Horses, Donkeys and Humility
Changing Your View of the World: It’s Not All About You!
by Jack Guarnieri, Jersey Jack Pinball & PinballSales.com
Humility. This is sometimes difficult for people who have a bigger view of themselves than others have of them. Did you know that the eyeball of a horse is the largest orb found on any land mammal and therefore has an oversized retina? This large retina magnifies close objects the horse sees, making it 50 percent larger than what the human eye perceives. If the horse knew it was larger than you, it may act differently and with more dominance! The horse believes it is smaller than close objects like humans and therefore it acts accordingly.
What can we learn from this example in nature? We are tiny on a very big planet. We may think we are so big and important or in charge of so many things, but the truth is that none of that is true for the longterm. We are all here, but only for a few moments in time, and there is much that is greater than each of us.
A horse is not typically known as a stubborn animal like its cousin the donkey, though donkeys may have a bad rap. They stay steadfast when faced with a situation they’re not familiar with; its instinct is to stand still and consider its options. Come to think of it, it’s probably a good thing to take time to consider options before moving forward.
Sometimes, you should be the horse and at others, you should be the donkey. In all cases, though, you should be humble. The belief that we are better than others, that we are always right, that we’ve done this before and can do it better should not be confused with a “can-do” attitude.
We should strive to always do better and achieve more, but to me, life is not an “individual” event. You can contribute so much more when you take the blinders off and look around.
Joining a service organization as a volunteer to help others is a great way to learn about the world, other people and cultures, and learn the most about yourself. Go and do something for others without any financial reward. Better yet, do something for others that nobody but you knows about.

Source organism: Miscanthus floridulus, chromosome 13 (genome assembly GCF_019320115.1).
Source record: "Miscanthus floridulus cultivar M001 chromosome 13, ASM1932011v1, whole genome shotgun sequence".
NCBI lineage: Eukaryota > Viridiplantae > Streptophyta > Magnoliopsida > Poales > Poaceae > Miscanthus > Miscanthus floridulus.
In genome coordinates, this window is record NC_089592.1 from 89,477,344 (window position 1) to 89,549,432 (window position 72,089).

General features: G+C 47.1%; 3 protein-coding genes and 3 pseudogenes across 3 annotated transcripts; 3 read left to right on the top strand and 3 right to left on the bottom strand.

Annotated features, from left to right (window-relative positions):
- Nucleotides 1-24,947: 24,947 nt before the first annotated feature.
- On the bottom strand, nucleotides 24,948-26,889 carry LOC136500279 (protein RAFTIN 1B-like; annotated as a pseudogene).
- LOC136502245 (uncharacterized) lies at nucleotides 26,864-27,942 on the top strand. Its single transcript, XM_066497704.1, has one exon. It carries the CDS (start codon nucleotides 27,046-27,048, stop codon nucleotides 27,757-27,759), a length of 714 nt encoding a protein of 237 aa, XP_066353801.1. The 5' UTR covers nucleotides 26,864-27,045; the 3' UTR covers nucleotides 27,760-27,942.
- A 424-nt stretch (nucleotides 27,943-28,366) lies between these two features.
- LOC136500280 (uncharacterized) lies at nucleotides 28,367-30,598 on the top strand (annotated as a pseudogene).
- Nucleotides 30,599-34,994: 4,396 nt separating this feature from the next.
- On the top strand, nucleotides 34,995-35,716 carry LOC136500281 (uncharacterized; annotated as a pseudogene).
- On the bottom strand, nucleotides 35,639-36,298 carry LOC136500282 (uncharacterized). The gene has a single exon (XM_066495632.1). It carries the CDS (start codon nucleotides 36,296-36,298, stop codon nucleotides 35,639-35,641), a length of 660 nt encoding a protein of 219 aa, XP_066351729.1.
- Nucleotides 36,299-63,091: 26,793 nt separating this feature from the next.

For those reading this (and I hope it’s every one of you), you know how great that feels. Doing good for others without them (or anyone else) knowing about it is amazing. It’s the humble way of doing things.
This reminds me of years ago when I was an operator in New York City and always had lots of quarters in my pockets. I’d walk down a street, see expired parking meters and feed quarters into them, extending their time. One time, a meter maid yelled at me while I was doing that as apparently I deprived him of meeting his quota of tickets for the afternoon! I laughed and fed every meter that was expired or near expiration on the block. It was such a small, simple thing, but it probably made a big difference in someone’s life to come out and not find a ticket on their car.
As a leader, it’s not about others serving you, but you serving others. You should be an example of a servant-leader. My space here is limited but “Google it” and read some books on the topic. (While you’re at it, read about the Parable of the Guests, another great lesson in humility.) Adopt it in your personal and business life. It will make you and those around you better. You will give credit to others for things that you’ve done or that they’ve done alongside you. You’ll stop keeping score of what you did and how great you are.
You will learn to build and lift other people up by lowering yourself. If you’re looking for success, there is nothing to be gained by lowering those around you. Empower others to learn and to grow. Rather than framing everything with “I” and “Me,” use “Us” and “We.” Build a real team! The people who did the work know who did it. (If you need a refresher on that read the folk tale The Little Red Hen.)
Take blame for things that others you supervise have done wrong. Accept responsibility and admit when you are wrong. Say you are sorry and say thank you for a job well done. All of these things show strength of character, not weakness.
Tell your loved ones that you love them, bring them flowers when there is no special occasion and be thankful for everything (not just for the big things, but for the little things as well). Do some random acts of kindness. Thank the person who serves you. Don’t look down your nose at anyone. Remember, you are no better than anyone else no matter what you own, where you work, where you live or what you drive.
Since this column took a turn into the farm this month, let’s go down that road a bit more. Do you know that a male donkey is called a Jack? Yes, and we know that the perception of that donkey is an obstinate animal, perhaps even called an “ass” from its scientific name (equus africanus asinus), thus the term “jackass.” But a female donkey is a Jenny. I’m sure there are plenty of stubborn Jennys out there, too.
Jack Guarnieri started servicing electro-mechanical pinball machines in 1975 and has been involved in every phase of the amusement game business since then. He was an operator in NYC, then began a distributorship in 1999, PinballSales.com, selling coin-op to the consumer market. In January of 2011 he founded Jersey Jack Pinball (named after his RePlay Magazine pen name), which builds award-winning, full-featured, coin-op pinball machines. Email Jack at jack@ jerseyjackpinball.com.